Friday, July 17, 2009


When I first heard about AOP the story have unfolded pretty much the same way as when I’ve read about Spring framework for the first time. The issue with understanding what IoC is for was that it looks very interesting, but complicated. And probably one should have some sort of insight so see any benefits behind all the complexity he (she) is exposed to while reading the documentation.

With AOP the story is the same. “What are my benefits?” – is the very first question I’m asking any book or article that is telling me about Aspect, Advises and Joint-points. And usually I have to patiently read through several more boring definitions when the author gets to the point. So I’m going to save you some of your precious time. Let me try to explain what AOP is and how you can benefit from it, putting it as simple as possible.

When you write your code, besides main functionality, you usually need to do auxiliary things, like logging, security stuff (or put it nerdy: authentication and authorization), and you might need something like transaction handling. Without AOP you most likely will end up doing this things right next to your “important code”. And there are several issues with this:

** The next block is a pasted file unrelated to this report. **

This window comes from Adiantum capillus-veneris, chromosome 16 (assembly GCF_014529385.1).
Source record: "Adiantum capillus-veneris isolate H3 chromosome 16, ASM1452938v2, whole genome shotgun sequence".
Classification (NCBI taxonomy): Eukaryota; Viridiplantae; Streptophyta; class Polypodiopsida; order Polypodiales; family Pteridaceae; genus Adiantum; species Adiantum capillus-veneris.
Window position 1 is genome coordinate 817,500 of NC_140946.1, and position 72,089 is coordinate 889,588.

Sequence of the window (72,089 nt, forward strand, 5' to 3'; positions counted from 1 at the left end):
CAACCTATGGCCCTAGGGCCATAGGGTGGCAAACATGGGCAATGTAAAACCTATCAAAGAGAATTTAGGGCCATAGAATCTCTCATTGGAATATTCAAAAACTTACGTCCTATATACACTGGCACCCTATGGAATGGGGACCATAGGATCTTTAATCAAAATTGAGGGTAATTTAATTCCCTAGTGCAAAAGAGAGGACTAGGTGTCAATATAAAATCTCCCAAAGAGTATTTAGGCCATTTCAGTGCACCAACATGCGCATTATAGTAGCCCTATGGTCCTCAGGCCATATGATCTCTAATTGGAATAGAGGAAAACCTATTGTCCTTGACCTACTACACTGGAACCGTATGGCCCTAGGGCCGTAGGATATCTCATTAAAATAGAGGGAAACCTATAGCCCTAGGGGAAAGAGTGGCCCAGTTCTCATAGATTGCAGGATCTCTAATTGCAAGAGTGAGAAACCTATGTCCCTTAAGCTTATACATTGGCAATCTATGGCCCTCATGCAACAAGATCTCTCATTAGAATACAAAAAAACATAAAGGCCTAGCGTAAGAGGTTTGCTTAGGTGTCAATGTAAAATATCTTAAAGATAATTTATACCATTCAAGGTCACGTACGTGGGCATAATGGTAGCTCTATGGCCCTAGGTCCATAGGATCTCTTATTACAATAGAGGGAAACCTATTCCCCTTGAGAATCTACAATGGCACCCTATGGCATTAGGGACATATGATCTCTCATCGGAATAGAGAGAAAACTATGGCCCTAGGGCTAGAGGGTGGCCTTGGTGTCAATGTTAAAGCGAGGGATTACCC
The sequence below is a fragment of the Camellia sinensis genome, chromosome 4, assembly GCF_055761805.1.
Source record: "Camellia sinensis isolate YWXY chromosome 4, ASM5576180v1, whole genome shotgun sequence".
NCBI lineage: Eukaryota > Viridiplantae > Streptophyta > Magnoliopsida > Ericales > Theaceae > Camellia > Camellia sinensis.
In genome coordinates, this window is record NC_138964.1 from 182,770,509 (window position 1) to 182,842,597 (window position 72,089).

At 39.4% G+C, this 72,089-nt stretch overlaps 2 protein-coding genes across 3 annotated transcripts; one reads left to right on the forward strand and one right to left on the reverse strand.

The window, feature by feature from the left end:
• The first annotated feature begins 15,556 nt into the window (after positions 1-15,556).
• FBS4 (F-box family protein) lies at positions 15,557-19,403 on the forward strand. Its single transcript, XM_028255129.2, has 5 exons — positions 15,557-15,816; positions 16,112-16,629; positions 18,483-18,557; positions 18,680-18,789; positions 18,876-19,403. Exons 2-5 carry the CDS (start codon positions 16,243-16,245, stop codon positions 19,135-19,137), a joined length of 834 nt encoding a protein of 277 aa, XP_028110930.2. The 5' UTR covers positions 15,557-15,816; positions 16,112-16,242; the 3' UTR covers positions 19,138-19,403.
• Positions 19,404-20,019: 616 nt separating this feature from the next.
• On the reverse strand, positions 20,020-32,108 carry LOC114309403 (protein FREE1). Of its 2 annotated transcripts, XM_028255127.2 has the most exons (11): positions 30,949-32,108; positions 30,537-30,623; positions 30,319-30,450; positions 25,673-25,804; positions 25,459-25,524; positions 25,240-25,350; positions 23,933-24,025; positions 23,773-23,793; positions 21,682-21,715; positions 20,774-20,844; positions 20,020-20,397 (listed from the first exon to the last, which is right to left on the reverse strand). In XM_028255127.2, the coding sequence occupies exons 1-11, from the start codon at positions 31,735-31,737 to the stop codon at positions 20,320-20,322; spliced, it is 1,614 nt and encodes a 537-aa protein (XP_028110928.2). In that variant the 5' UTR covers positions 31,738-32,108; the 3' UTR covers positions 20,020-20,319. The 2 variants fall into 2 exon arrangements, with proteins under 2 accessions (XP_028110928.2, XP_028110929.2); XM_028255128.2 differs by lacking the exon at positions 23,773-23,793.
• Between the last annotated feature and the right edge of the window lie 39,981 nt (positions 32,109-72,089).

Methods containing your “important code” will be overloaded with auxiliary code and will be harder to read and understand.

  1. If you change the way you control user’s access to the system or the way you do logging or transaction handling, you’ll have to change it in each and every place you are doing that.
  2. When and if you start reading on about AOP you will see such words as scattering and tangling, which also refer to such “bad” functionality.

So AOP is aimed to reduce your pain while dealing with the issues mentioned. The idea is that any kind of auxiliary functionality is extracted into separate code which is going to be applied to any existing model, so that code that is already in that model doing the same things can be removed. And this extracted code is called Advice (don’t ask me why).

Then you define where you want to call this Advise from. I.e. you might want to write logging messages before a specific method call. This place will be called Pointcut. And all together with Advice this will form Aspect.
You can see how it works with logging in my previous post “Using Spring AOP to trace invocations”.

1 comment:

mhaller said...

my $0.2 on AOP-based logging: the usefulness of generic log statements ("methodIn", "methodOut") is -- zero.

please let me know how you would define Advices for such log statements:

public void init() {
Config config = loadConfig();"Config loaded from " + config.getFile());
doMoreStuff();"App started in");

AOP-logging produces very generic things and all you get is this:

123ms methodIn Main.init()
124ms methodOut Main.init()

Where is the valuable information in such output?